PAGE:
A presidential candidate’s win in particular states on Super Tuesday will often serve as a driving force for the remainder of their campaign, and the lessons learned of what works and what doesn’t are carefully observed by campaign managers from all political parties. The American voting system allows candidates to campaign in person, and over radio and television waves to reach every American in even the remotest corners of the country and around the world. World leaders keep their attention on the campaigns of various American presidential candidates as the process begins in an effort to get to know whom they may be dealing with in a short period of time. Presidential terms last four years, and a president may be re-elected once, to serve a total of eight years in office. Other world leaders are often forced to switch gears when new presidents are elected, and while this process may be frustrating to many other countries, the American system has been celebrated, observed and respected since our country’s beginnings. America’s Founding Fathers wanted to insure that democracy ruled and set limits to the powers of government that guarantees every American’s right to vote a candidate into or out of office; a right that is enjoyed by few other countries around the world.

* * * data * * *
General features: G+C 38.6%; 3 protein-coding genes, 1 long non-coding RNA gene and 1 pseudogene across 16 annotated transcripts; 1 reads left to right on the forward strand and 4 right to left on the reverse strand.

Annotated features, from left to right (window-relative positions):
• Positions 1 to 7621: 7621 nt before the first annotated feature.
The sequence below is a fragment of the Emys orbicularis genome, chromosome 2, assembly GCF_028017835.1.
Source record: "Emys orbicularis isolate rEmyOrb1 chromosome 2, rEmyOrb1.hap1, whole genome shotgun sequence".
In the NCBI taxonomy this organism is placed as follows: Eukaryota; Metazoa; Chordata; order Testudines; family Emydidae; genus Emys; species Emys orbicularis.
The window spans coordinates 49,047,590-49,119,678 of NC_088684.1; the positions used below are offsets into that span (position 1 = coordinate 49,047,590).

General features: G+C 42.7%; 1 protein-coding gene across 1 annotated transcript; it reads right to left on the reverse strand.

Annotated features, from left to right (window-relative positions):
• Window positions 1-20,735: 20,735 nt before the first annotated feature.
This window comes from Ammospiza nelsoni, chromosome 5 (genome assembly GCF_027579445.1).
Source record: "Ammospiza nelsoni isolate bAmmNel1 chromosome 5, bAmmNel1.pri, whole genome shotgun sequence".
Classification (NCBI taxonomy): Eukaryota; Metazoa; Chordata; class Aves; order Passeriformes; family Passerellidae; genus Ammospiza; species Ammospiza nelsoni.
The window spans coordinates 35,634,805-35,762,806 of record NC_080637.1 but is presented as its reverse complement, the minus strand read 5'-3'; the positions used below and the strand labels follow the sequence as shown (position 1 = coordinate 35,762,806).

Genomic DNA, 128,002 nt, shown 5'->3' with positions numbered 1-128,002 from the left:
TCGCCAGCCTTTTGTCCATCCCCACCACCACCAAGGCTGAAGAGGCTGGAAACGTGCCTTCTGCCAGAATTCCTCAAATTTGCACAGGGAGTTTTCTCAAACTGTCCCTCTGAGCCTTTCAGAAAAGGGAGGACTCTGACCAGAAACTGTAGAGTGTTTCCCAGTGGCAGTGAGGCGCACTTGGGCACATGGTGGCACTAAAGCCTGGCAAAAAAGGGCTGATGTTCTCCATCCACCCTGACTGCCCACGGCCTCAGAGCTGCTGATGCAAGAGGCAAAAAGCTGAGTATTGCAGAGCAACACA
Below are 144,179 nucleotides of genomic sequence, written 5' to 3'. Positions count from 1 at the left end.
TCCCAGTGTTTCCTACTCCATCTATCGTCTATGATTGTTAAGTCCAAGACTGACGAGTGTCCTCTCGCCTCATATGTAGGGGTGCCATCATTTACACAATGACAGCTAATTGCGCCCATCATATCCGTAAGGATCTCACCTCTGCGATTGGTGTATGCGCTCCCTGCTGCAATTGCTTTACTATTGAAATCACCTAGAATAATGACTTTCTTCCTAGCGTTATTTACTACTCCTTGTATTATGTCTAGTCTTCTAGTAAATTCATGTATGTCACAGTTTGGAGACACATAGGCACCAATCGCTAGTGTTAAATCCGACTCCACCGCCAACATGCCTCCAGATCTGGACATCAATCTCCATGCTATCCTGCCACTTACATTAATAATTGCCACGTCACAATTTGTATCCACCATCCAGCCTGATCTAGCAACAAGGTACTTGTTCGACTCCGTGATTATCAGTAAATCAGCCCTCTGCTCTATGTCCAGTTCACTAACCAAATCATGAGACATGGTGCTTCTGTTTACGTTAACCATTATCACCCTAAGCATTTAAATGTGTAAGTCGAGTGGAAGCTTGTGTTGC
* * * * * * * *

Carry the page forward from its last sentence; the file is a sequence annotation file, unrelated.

Super Tuesday serves to offer every American the right to cast their vote on who they feel will best represent the United States of America, not only to fellow Americans, but to the world.

When Is Election Day

Celebrating the Vote on Election Day!

The right to vote is an American foundation that has been observed and honored since the beginning of the United States of America is 1776. Election Day is traditionally observed on the first Tuesday of every November, between November 2nd and November 8th.

The United States Congress initiated the law in 1885 and designated that Election Day was to fall on a Tuesday, which would allow people from outlying communities time to travel to their designated voting, or polling places in order to vote. Monday was not chosen as a national voting day because of the lack of time for such travel and the fact that most people spent their Sunday’s in church worship. November was chosen as a likely month for elections to occur because it fell after crops were gathered, which also allowed for people to be more apt to travel from their homes and farms to vote.